Welcome to another edition of Fact or Fiction ! Today Ari Lax, Ryan Overturf, and Patrick Sullivan are here to give their takes on five statements on the November 4th Pioneer Banned & Restricted Announcement . Don't forget to vote for the winner at the end!
1. Banning Felidar Guardian in Pioneer was a good decision.
Ari Lax: Fact. Felidar Guardian was one of the cards that made me wonder why only five cards were banned to start Pioneer. It was really clear up front the card was a huge issue, as we have many similar instances with Splinter Twin and Felidar Guardian to show this style of combo only gets better as the other 52 cards you play get tuned as the format ages.
But I don't mind that we got a brief trial period to see it in horrible action. I think if you're starting things off with fairly low stakes, it's nice to let it all ride. Not only might you find out things aren't as bad as they seemed, if a card does wreck everything you can just point to that when evaluating the format years down the line. The alternative is the "Golgari Grave-Troll in Modern" scenario where an unban occurs only to have to be reverted, and that is not good times.
Ryan Overturf: Fact. I've been having a ton of fun playing Pioneer. A big part of that is searching through the selection of legal cards and seeing how the pieces fit together in new and interesting ways. For as exciting as Pioneer has been, the Felidar Guardian combo stood out as having a "not this crap again" vibe.
Beyond being profoundly boring, the Saheeli Rai + Felidar Guardian combo doesn't fit the texture of what the other decks have been doing in the format so far. Many of the matchups are interesting and cause you to think a lot about how to interact with your opponent, while the Copy Cat combo just leaves you looking at a very narrow selection of cards while mostly hoping that they don't have it. Did I mention that the deck is very boring?
The broader question is one of whether Felidar Guardian or Saheeli Rai was the correct ban. Guardian seems more likely to break again in some other way, so I buy it as the correct ban. Saheeli is kind of soft-banned on account of being such a bad card, but I think this is a lesser consideration.
Patrick Sullivan: Fact. I don't think it's feasible to manage the format around Felidar Guardian + Saheeli Rai, and of those two cards I think keeping Saheeli legal isn't a particular close call. Saheeli is a Mythic Rare that is fairly innocuous and novel outside of its combo applications; Felidar Guardian is boring as hell even in its fringe applications. I would have been extremely surprised to see Felidar Guardian survive past the first ban list update, and I think Wizards of the Coast exercised good judgement here in not playing with fire.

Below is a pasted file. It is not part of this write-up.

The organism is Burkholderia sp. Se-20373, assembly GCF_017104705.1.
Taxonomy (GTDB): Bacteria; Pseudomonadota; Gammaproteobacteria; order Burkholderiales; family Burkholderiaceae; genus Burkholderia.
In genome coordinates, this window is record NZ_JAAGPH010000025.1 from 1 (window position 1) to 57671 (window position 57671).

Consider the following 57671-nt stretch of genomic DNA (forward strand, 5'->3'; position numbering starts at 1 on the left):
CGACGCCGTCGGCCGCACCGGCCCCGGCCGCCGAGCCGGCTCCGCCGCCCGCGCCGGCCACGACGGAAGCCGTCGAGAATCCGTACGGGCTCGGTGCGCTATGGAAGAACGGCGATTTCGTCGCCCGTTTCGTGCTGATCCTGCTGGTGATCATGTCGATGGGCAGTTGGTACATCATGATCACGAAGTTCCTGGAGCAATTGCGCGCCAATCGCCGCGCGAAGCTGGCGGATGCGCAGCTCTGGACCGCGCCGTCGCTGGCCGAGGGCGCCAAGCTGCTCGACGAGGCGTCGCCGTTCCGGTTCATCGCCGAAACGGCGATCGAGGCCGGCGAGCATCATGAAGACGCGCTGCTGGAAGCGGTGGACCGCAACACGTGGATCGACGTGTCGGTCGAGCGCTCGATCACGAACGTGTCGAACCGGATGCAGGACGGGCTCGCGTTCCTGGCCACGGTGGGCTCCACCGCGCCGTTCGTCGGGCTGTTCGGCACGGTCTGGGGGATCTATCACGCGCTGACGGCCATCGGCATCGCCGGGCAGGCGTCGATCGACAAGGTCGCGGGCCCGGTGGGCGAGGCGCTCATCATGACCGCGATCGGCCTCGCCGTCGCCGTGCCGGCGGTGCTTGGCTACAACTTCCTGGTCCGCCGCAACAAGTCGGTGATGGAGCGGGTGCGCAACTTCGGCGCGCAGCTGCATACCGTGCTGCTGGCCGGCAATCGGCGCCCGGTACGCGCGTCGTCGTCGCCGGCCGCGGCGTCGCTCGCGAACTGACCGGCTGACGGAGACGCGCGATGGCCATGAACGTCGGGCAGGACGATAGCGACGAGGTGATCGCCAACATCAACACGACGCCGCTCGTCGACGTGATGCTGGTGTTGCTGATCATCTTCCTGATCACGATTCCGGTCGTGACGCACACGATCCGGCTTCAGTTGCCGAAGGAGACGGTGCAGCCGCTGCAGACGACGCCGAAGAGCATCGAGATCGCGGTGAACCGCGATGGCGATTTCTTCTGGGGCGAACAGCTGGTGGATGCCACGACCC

2. Banning Oath of Nissa in Pioneer was a good decision.
Ari Lax: Fact. Oath of Nissa was Faithless Looting in Pioneer. I pointed this out on Monday , but it had properties as a permanent with Nykthos, Shrine to Nyx and Eidolon of Blossoms, properties as a mana fixer with Teferi, Time Raveler and Saheeli Rai, properties as a card type with Kethis, the Hidden Hand and Traverse the Ulvenwald, and more on top of just being a solid cantrip. The only reason we don't see more Oath of Nissa in Modern is that format has more spells like Scapeshift or Mox Opal driving synergies than creatures or planeswalkers.
But really, it points to another bigger issue. Much like Modern had an early reckoning with Ponder, Preordain, and blue cantrips, Pioneer is going to have a reckoning with green draw fixing. Once Upon a Time is the Ancient Stirrings of the format, the way too efficient card selection spell with a joke of a restriction. Traverse the Ulvenwald and Attune with Aether fit a similar but weaker mold. I don't know what the cutoff point of too good is, but each of these remaining cards caused issues in their respective Standard formats. If you want to build new green decks in Pioneer, figure out how to exploit them.
More seriously, the next best cantrip in Pioneer after Oath of Nissa is Opt (shut up about Once Upon a Time), and the Oath of Nissa decks were doing their things much more consistently than the other decks. So, along that metric, you get another example of cards and decks that feel like they're playing a different format. Oath also just has a ton of relevant interactions on top this. It's a pip for Devotion, you can value bounce it with Teferi, Time Raveler, it's a very efficient enabler for Delirium, etc...